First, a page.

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Inertial Sensor Technology Trends

Published in : IEEE Sensors Journal (Volume: 1, Issue: 4, December 2001)
Authors : Neil Barbour and George Schmidt

The technological advancement in inertial sensor technology challenged the dominance of electromechanical sensors in guidance, navigation, and control applications. The inertial sensor development has replaced many current systems that use ring laser gyroscopes or mechanical sensors. The new and emerging inertial sensor technologies are enabled by other sensors like interferometric fibreoptic gyros, micromechanical gyros and accelerometers, and micro-optical sensors and influenced by external additions like GPS, Doppler, star tracker, or seeker. The main driving force behind the advancement is the need for accuracy, small size, large-scale production and low production cost.

External aiding is necessary for accuracy since it aids in overcoming inertial sensor drift. GPS is a popular external aid choice for the inertial navigation system (INS) because of its cost efficiency and ubiquity. However still, the GPS signal may break due to deliberate jam, blockage or ionospheric delays. It's where the INS proves its relevance, and it takes over. Integrating INS with GPS has improved the ability to navigate various civilian and military applications, like controlling autonomous vehicles and guided artillery shells, to accomplish the mission accurately.

The current trends for inertial sensor technology developments include many upcoming enhancements in the military and commercial domains to cater to tactical-grade and navigation-grade applications. Focus is on cost-reducing too. These new technologies are Solid state inertial sensors, Fiber-Optic Gyro (FOGs), Micromechanical Gyros and Accelerometers.

The earlier generation of electromechanical gyros include ring laser gyros (RLG), tactical interferometric fiber-optic gyros (IFOG), quartz resonant gyros, dynamically tuned gyros (DTG) etc. An FOG is configured using a fiber-optic sensing coil, integrated optics chip, a broadband light source and a photodetector that may be supplanted by quantum well technology. It allows the integration of complete system into a single substrate attached to the fibre-optic sensing coil, which reduces size and cost both. This makes FOG preferred over RLG in lower performance tactical and commercial applications.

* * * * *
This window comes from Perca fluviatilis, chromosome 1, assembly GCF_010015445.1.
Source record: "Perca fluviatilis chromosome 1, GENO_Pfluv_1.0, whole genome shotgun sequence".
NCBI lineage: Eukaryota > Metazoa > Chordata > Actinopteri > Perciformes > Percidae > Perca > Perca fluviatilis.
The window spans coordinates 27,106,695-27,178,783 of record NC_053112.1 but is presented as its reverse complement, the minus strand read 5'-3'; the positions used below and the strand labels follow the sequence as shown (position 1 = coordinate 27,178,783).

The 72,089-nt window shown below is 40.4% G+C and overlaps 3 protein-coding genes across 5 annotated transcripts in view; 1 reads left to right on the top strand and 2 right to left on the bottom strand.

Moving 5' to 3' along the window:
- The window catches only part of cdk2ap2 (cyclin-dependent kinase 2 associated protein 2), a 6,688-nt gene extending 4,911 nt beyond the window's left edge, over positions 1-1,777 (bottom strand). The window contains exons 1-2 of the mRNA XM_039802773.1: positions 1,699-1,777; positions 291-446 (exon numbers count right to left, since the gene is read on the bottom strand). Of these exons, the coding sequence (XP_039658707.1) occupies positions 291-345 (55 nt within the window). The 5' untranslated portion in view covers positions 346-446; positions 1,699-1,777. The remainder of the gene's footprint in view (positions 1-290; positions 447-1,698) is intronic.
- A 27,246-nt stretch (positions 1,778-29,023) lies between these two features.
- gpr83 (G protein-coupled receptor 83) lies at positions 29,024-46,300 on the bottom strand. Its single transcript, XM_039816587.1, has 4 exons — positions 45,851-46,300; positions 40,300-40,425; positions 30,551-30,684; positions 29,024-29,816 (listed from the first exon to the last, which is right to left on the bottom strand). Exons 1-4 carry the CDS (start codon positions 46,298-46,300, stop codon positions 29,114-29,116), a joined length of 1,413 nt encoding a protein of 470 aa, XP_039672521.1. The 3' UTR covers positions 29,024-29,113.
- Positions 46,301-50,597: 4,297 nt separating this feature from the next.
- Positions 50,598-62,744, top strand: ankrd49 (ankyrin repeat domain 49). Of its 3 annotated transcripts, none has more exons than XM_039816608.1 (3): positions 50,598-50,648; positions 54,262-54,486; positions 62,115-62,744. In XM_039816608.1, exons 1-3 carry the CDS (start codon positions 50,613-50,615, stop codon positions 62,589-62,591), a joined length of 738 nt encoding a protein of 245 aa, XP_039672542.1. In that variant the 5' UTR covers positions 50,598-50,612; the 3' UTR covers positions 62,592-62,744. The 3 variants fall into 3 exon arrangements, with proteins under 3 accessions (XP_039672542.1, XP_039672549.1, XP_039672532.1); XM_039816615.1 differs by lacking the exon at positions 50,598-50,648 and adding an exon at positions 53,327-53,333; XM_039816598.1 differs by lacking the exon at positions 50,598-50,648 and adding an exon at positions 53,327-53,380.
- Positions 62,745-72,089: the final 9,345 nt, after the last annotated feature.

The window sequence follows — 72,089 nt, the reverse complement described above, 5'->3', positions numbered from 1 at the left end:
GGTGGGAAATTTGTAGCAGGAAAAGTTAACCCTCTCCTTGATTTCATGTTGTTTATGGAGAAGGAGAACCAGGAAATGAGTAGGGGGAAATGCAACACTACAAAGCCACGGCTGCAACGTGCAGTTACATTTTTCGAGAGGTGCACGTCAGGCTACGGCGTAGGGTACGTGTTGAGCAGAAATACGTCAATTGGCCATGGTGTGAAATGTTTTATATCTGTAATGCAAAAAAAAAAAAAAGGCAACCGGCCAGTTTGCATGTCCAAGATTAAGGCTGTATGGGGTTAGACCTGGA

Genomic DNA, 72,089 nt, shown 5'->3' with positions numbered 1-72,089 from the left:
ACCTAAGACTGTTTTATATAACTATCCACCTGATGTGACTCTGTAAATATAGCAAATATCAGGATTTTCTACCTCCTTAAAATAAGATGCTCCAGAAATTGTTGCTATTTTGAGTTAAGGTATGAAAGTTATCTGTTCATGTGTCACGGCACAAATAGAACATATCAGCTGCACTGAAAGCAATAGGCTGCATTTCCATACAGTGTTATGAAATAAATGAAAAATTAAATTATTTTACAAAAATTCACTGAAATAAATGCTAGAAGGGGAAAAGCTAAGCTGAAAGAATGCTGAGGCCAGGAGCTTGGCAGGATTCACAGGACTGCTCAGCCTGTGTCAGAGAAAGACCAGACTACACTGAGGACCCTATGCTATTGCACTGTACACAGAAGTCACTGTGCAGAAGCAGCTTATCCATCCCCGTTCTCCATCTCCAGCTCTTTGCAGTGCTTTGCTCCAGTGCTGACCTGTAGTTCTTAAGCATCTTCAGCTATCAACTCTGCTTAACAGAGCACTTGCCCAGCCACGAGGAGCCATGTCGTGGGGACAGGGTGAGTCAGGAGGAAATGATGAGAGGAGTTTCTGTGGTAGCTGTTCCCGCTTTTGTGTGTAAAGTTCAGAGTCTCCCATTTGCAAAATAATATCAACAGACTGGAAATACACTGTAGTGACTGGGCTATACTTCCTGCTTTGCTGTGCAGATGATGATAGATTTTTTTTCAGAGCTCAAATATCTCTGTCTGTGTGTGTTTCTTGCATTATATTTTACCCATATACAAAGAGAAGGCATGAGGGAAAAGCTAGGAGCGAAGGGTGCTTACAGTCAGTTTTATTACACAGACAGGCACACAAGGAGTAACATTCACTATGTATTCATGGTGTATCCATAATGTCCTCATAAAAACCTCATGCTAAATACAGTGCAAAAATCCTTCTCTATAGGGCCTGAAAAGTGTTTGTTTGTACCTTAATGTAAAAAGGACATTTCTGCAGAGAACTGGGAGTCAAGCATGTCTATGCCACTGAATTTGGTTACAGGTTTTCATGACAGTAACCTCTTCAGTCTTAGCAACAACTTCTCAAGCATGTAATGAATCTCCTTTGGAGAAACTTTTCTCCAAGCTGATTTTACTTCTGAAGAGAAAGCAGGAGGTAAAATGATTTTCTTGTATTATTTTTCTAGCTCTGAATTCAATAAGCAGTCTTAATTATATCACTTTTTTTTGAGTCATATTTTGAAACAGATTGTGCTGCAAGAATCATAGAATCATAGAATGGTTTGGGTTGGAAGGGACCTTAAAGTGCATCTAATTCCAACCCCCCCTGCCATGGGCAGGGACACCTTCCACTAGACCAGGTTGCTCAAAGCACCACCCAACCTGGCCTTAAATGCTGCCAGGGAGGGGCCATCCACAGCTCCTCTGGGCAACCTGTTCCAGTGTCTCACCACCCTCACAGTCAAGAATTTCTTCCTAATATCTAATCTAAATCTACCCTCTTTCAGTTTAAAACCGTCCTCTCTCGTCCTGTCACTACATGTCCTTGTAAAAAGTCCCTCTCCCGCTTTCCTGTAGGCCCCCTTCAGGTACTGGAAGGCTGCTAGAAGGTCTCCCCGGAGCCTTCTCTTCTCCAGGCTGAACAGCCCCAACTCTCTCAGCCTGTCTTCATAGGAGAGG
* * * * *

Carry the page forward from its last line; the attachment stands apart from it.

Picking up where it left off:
Often fabricated out of a single piece of quartz or silicon, MEMS-gyros are usually designed as an electronically driven resonator where thousands of devices can be embedded on a single 5-in silicon wafer. Similarly, a MEMS-accelerometer is a monolithic silicon structure. Its compact size and the strength of silicon make it ideal for high acceleration applications, like in artillery guns, automotive airbags, and skid and ride control in automobiles.

The emerging technologies and future in the inertial sensor are now shifting interest towards Optical MEMS, also known as micro-optics or micro-optical electromechanical systems (MOEMS), where lies the room for development. The Optical MEMS sensors have the edge over MEMS sensors since they are purely be solid-state devices. The solid-state inertial sensors have significant cost, size, and weight advantages, resulting in their increased applications.

With increasing understanding of parameters like geometry, size, electronics, and packaging on performance and reliability is going to rule the next generation of inertial sensors. MEMS devices with capacitive readouts will soon be replaced by optical readouts. Communications industry is witnessing the advancement of resonant microspheres. With its super-high-performance IFOG will become the dominant gyro by replacing electrostatically-suspended gyros (ESGs). Silicon and quartz resonators are also quite visible on the horizon.

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